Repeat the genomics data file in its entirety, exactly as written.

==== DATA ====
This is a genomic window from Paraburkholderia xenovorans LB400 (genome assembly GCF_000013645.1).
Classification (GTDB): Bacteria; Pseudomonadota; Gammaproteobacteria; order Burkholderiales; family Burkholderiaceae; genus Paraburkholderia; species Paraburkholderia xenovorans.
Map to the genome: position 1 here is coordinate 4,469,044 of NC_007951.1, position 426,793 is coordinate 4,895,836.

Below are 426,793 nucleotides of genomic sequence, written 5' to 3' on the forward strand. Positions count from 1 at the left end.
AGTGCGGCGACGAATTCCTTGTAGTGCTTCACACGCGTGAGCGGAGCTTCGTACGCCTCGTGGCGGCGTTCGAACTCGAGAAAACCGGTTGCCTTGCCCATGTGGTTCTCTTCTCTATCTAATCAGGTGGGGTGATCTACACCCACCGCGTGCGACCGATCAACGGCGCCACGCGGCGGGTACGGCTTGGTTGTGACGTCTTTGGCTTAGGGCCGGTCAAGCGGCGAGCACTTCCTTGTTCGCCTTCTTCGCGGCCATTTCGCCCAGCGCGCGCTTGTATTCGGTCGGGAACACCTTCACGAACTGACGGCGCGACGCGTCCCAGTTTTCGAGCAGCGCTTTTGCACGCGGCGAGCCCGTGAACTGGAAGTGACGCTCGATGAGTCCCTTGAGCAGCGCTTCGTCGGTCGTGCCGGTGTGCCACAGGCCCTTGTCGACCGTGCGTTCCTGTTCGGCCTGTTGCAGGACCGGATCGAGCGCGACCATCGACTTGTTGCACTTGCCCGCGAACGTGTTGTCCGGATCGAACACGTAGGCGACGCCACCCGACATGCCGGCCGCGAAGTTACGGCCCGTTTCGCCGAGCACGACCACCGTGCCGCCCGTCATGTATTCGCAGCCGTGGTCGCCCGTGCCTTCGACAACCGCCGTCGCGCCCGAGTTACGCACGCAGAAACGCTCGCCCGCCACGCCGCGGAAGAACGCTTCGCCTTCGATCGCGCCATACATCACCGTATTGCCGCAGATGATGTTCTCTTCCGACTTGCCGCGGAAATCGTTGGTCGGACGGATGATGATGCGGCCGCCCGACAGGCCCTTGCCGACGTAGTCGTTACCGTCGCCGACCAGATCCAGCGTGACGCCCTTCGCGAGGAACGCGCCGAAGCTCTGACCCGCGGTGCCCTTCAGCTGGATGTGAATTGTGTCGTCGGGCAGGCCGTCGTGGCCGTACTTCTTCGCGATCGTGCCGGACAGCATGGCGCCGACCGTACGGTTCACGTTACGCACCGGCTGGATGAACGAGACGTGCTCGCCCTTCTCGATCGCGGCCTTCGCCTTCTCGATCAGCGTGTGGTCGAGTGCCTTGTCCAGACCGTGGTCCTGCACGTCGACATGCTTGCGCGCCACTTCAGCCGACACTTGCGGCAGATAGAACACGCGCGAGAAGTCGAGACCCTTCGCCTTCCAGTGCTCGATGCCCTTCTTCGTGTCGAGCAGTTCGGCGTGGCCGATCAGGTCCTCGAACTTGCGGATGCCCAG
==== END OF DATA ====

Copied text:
This is a genomic window from Paraburkholderia xenovorans LB400 (genome assembly GCF_000013645.1).
Classification (GTDB): Bacteria; Pseudomonadota; Gammaproteobacteria; order Burkholderiales; family Burkholderiaceae; genus Paraburkholderia; species Paraburkholderia xenovorans.
Map to the genome: position 1 here is coordinate 4,469,044 of NC_007951.1, position 426,793 is coordinate 4,895,836.

Below are 426,793 nucleotides of genomic sequence, written 5' to 3' on the forward strand. Positions count from 1 at the left end.
AGTGCGGCGACGAATTCCTTGTAGTGCTTCACACGCGTGAGCGGAGCTTCGTACGCCTCGTGGCGGCGTTCGAACTCGAGAAAACCGGTTGCCTTGCCCATGTGGTTCTCTTCTCTATCTAATCAGGTGGGGTGATCTACACCCACCGCGTGCGACCGATCAACGGCGCCACGCGGCGGGTACGGCTTGGTTGTGACGTCTTTGGCTTAGGGCCGGTCAAGCGGCGAGCACTTCCTTGTTCGCCTTCTTCGCGGCCATTTCGCCCAGCGCGCGCTTGTATTCGGTCGGGAACACCTTCACGAACTGACGGCGCGACGCGTCCCAGTTTTCGAGCAGCGCTTTTGCACGCGGCGAGCCCGTGAACTGGAAGTGACGCTCGATGAGTCCCTTGAGCAGCGCTTCGTCGGTCGTGCCGGTGTGCCACAGGCCCTTGTCGACCGTGCGTTCCTGTTCGGCCTGTTGCAGGACCGGATCGAGCGCGACCATCGACTTGTTGCACTTGCCCGCGAACGTGTTGTCCGGATCGAACACGTAGGCGACGCCACCCGACATGCCGGCCGCGAAGTTACGGCCCGTTTCGCCGAGCACGACCACCGTGCCGCCCGTCATGTATTCGCAGCCGTGGTCGCCCGTGCCTTCGACAACCGCCGTCGCGCCCGAGTTACGCACGCAGAAACGCTCGCCCGCCACGCCGCGGAAGAACGCTTCGCCTTCGATCGCGCCATACATCACCGTATTGCCGCAGATGATGTTCTCTTCCGACTTGCCGCGGAAATCGTTGGTCGGACGGATGATGATGCGGCCGCCCGACAGGCCCTTGCCGACGTAGTCGTTACCGTCGCCGACCAGATCCAGCGTGACGCCCTTCGCGAGGAACGCGCCGAAGCTCTGACCCGCGGTGCCCTTCAGCTGGATGTGAATTGTGTCGTCGGGCAGGCCGTCGTGGCCGTACTTCTTCGCGATCGTGCCGGACAGCATGGCGCCGACCGTACGGTTCACGTTACGCACCGGCTGGATGAACGAGACGTGCTCGCCCTTCTCGATCGCGGCCTTCGCCTTCTCGATCAGCGTGTGGTCGAGTGCCTTGTCCAGACCGTGGTCCTGCACGTCGACATGCTTGCGCGCCACTTCAGCCGACACTTGCGGCAGATAGAACACGCGCGAGAAGTCGAGACCCTTCGCCTTCCAGTGCTCGATGCCCTTCTTCGTGTCGAGCAGTTCGGCGTGGCCGATCAGGTCCTCGAACTTGCGGATGCCCAG